INSIDE DAWSON COLLEGE
How quick official action prevented a worse catastrophe
There were students smoking on the steps of Dawson College just before 12:40 p.m. on Sept. 13 when Kimveer Gill extracted a Beretta Cx4 9-mm semi-automatic rifle, a Glock .45 pistol, a Norinco HP9-1 shotgun and a tote bag full of ammunition from the trunk of a Pontiac Sunfire parked alongside Boulevard de Maisonneuve. A 9-mm round is a lethal thing, but it makes a dry, almost discreet pakpak-a-pak sound. That’s what some bystanders remember as Gill, clad in a long, black overcoat, walked toward the school’s main entrance in long deliberate strides, holding his gun at the hip, swinging it left and right, shooting sporadic bursts. Many witnesses first thought the shots were firecrackers, and the first cries of pain and shock were the sound of students horsing around. Then the shooter entered the sprawling, busy junior college, Quebec’s largest with an enrolment of nearly 10,000, on the western edge of downtown Montreal—and disbelief quickly morphed into confusion, horror and panic. Some 20 minutes later, Gill had killed one
student and injured 19 others—four critically —before turning his gun on himself to end one of the worst shooting rampages in recent Canadian history.
Conflicting reports emerged in the days following the rampage, but interviews with witnesses and police now reveal a complete picture of what happened inside Dawson College on that overcast day, and of an official response that saved countless lives. It began with the police. At 12:41, when Gill left two students wounded on the college’s esplanade and entered the building, two rookie members ofMontreal’s police force—one male, one female, still unnamed—scrambled back to their cruiser after hearing the first shots, and frantically radioed “dix-zéro-sept,” 10-0-7, the highest-urgency police code, signalling that a violent incident involving firearms was unfolding.
The two officers happened to be on the scene by pure coincidence, responding to a call about a minor drug violation. Newspaper reports quoting unnamed police sources initially suggested these two rookies were the first “heroes” who followed the killer indoors. But a senior police source told Maclean’s that when the two thought they were being shot at, “they played it by the book; they ran for cover and ducked.” Still, their presence, and their quick call for assistance, prevented a much worse catastrophe.
Sadly enough, Montreal police had learned from previous experience, this being the third major shooting in a Montreal college. And the response was fast and sharp. “Other cops from everywhere, some who happened to be very near, swarmed to the scene within minutes,”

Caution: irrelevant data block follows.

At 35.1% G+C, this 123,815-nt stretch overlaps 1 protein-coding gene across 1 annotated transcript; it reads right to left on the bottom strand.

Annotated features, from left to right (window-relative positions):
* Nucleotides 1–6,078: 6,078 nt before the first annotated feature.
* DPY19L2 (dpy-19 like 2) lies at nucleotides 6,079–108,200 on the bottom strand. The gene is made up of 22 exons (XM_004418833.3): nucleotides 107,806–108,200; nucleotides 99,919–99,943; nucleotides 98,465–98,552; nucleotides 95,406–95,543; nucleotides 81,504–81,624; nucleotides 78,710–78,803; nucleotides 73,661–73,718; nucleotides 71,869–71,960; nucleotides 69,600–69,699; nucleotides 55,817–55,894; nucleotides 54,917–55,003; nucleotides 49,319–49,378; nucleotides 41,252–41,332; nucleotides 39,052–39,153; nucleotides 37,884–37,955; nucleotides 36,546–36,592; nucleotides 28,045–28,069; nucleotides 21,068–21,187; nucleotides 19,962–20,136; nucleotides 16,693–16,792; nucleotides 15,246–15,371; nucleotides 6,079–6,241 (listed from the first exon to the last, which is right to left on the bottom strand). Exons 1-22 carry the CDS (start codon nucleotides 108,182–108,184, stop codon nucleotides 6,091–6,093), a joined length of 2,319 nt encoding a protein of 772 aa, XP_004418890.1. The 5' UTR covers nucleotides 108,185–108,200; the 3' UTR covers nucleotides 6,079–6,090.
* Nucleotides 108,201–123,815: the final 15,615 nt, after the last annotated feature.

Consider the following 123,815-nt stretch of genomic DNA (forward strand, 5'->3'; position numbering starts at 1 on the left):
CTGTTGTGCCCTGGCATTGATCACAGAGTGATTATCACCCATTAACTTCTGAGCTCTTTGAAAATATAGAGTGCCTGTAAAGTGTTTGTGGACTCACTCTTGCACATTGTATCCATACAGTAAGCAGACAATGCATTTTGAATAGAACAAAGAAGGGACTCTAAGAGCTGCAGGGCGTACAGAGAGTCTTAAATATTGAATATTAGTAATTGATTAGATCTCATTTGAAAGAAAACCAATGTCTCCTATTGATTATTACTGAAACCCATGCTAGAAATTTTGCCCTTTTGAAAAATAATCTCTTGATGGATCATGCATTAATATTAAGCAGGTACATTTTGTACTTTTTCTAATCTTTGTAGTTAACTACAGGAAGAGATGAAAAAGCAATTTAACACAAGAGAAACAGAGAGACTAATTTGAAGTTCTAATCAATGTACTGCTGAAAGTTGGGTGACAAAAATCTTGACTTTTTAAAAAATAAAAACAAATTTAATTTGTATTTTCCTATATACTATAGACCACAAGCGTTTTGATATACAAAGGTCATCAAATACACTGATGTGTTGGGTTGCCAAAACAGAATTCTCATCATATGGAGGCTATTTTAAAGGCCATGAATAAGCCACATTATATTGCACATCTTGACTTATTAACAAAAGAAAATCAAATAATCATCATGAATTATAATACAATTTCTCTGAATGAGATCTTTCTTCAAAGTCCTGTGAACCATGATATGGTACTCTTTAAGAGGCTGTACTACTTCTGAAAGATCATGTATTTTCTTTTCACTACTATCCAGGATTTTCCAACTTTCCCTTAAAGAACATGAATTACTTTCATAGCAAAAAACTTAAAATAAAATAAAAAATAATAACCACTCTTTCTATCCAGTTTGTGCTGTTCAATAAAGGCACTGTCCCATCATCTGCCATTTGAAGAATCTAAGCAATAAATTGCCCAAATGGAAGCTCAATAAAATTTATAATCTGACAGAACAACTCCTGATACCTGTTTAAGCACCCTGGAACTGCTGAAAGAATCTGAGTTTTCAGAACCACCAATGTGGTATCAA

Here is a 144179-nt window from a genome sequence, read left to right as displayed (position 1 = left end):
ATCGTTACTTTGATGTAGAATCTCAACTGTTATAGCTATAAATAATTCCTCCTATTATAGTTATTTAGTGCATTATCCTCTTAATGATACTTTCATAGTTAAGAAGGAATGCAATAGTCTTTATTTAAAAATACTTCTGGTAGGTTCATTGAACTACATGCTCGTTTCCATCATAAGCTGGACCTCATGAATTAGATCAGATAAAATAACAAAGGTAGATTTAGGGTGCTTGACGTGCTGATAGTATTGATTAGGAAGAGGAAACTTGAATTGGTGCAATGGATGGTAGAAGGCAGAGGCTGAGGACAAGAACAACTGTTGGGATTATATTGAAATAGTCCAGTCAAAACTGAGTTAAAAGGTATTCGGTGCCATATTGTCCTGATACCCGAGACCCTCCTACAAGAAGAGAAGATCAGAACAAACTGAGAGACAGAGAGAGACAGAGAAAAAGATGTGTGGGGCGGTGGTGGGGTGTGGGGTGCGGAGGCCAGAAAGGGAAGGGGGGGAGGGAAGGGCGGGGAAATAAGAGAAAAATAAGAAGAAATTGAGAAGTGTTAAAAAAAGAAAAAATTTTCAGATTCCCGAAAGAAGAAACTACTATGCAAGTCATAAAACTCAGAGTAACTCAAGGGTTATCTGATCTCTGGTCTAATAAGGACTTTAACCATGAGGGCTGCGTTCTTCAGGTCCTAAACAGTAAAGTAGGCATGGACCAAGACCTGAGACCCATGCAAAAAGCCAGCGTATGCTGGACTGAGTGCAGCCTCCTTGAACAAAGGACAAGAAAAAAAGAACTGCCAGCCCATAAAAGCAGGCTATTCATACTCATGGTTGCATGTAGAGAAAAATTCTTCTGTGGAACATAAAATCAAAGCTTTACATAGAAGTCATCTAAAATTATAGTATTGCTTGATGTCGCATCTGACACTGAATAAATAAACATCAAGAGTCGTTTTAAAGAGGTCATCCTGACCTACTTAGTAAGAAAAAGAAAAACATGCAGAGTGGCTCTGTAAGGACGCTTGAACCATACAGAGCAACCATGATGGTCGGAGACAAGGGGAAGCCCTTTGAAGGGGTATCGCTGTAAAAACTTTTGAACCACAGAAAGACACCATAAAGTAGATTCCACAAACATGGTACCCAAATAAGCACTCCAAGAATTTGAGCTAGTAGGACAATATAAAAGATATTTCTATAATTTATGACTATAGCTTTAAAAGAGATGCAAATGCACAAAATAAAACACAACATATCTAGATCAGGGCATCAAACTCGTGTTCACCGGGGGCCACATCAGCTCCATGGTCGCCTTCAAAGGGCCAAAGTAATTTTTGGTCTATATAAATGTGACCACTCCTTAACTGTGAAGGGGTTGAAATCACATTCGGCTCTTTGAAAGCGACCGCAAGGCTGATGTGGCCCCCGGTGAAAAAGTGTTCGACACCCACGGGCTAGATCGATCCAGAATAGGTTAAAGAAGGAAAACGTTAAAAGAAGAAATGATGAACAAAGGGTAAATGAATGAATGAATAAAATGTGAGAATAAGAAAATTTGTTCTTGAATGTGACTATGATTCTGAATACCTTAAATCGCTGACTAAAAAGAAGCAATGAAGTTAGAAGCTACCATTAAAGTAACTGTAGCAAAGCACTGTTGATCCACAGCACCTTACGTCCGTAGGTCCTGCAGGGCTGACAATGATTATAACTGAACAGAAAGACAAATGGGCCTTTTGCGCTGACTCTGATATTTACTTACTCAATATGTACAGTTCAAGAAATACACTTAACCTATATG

the police source said. “I’d say some arrived even within that same minute.” That would be 12:42, or 12:43 at the latest. The first paramedics also arrived—they’d been having lunch at Alexis Nihon Plaza, just across the street. In the end, there were officers from several districts, plainclothes cops from the narcotics or vice brigades, “deskers,” the SWAT team, offduty officers, cavalry (without the horses, though), even shorts-clad cops from the bike patrol. “At times, it looked like a jamboree, or a Sunday morning drill,” one officer quipped.
Such a massive display of police power did not deprive Kimveer Gill of the time he needed to act out the violent scenario that had germinated in his clinically depressed mind during the long nights he spent drinking whisky, alone with his computer, playing his favourite video game, Super Columbine Massacre. At around 12:45, he stepped into Dawson College’s main hall, climbed up a flight of stairs, and then entered—shooting all the while— the cafeteria, where at least 70 students were lounging, and where police would quickly trap him. He made his way toward the south end of the rectangular room, where vending machines are aligned in an alcove. Anastasia de Sousa, 18, a business student, was sitting at a table with her back to Gill. She was turning around to see what was happening when he shot her, according to James San-
tos, who was with her. De Sousa was in pain but still alive when, as Santos said in media interviews, he pleaded with Gill to let him take her to safety. Instead, Gill emptied a clip into her body, and then said “now she’s dead.” By then, several police officers had taken up positions, trapping Gill in the alcove. They stood behind a wall just a few feet away but out of Gill’s line of fire—and he out of theirs. A standoff followed, during which Gill fired short bursts with his semi-automatic, then remained quiet for a moment before starting to fire again. “Several dozen empty shells from his guns were found at the scene,” police spokesman Yves Lafrenière told Maclea?û (according to some TV reports, Gill brought 1,000 rounds of ammunition with him, but fired only 6o). Witnesses said police officers repeatedly ordered him to drop his weapon, while Gill taunted them with defiant lines such as, “Hit me with your best shot.”